- MacAsh Home Loans
When shopping for a mortgage, you'll likely encounter two types of loans: traditional fixed vs. adjustable-rate mortgages (ARMs). Both have their upsides and risks, so it's vital to understand the difference before deciding.
Here's what you need to know:
With this loan, your interest rate doesn't change during the life of the mortgage. As a result, your monthly payments won't change. Therefore, it will be easier to budget for your monthly mortgage payment.
The major upside of a fixed-rate mortgage is the stability it offers. You'll always know your mortgage payment, which can help you plan for the future. In addition, as inflation increases, the relative cost of each payment gets cheaper over time.
Furthermore, if mortgage interest rates rise in the future, you'll be protected against increases since your rate is locked in. On the other hand, the main risk of a fixed-rate mortgage is that you may pay higher interest rates over the loan's lifespan even if interest rates fall.
Additionally, fixed-rate mortgages typically have higher interest rates than ARMs, so you'll need to carefully weigh the total lifetime cost-benefit analysis before deciding between fixed vs. adjustable rates.
An adjustable-rate mortgage (ARM) has an interest rate that can change over time. The initial interest rate is generally lower than a fixed-rate mortgage secured on the same date. However, it can increase (or decrease) periodically, typically once every year, usually reflecting overall debt-market conditions.
The main advantage of an ARM is that you'll usually start with a lower interest rate than you would with a fixed-rate mortgage. That can save you money in the short term and make your initial monthly payments more affordable.
However, since your interest rate can change with an ARM, it's difficult to predict your monthly payments down the road. That can make budgeting for your mortgage payment tricky over the loan's lifetime.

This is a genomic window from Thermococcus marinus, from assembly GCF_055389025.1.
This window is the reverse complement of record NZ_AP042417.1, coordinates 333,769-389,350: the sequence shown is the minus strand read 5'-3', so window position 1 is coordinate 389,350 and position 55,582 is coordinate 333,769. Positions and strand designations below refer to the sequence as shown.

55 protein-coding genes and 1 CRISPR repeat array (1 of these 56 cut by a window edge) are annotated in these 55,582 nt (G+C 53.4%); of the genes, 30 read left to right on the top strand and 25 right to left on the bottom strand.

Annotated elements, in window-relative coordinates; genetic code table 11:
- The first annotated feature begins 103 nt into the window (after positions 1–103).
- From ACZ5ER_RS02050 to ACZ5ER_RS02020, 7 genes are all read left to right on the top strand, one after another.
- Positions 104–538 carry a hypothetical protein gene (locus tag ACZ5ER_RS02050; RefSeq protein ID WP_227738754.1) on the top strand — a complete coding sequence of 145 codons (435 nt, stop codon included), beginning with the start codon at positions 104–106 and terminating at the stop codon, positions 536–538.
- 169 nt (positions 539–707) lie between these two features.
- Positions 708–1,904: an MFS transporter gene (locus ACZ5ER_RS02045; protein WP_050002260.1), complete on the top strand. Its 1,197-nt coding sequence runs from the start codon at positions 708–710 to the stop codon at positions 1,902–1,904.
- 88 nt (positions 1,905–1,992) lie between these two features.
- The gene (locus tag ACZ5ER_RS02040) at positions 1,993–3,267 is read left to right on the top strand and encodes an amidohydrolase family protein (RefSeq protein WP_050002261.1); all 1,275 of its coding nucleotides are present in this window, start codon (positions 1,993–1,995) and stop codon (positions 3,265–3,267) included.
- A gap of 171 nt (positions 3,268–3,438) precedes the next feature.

Another thing to consider is that if interest rates rise in the future, you'll be facing higher monthly payments since your interest rate will adjust accordingly. However, your loan will likely list an upper limit for interest rate increases.
This limit is known as the "cap," which can help protect you from large increases but doesn't protect you from small ones.
Which Loan Is Right for You?
The type of loan you choose should ultimately come down to your financial goals and personal preferences.
If you'd like the stability of knowing what your mortgage payment will be each month for the loan term, a fixed-rate mortgage may be the right choice for you. On the other hand, if you need a lower interest rate now and are comfortable with some uncertainty, an ARM may be the better option.
Whatever you decide, fixed or adjustable rate, compare offers from multiple lenders before choosing a loan. And remember, it's always advisable to speak with a financial advisor to get expert advice on the kind of loan that will be suitable for you.
Speak to a Mortgage Lender
If you're interested in learning more about fixed vs. adjustable rate mortgages, we can help.
MacAsh is a direct mortgage lender offering fixed-rate mortgages, adjustable-rate mortgages, jumbo loans, and alternate financing. We'll work with you one-on-one to find the right loan for your unique needs. Contact us today to get started or request rates.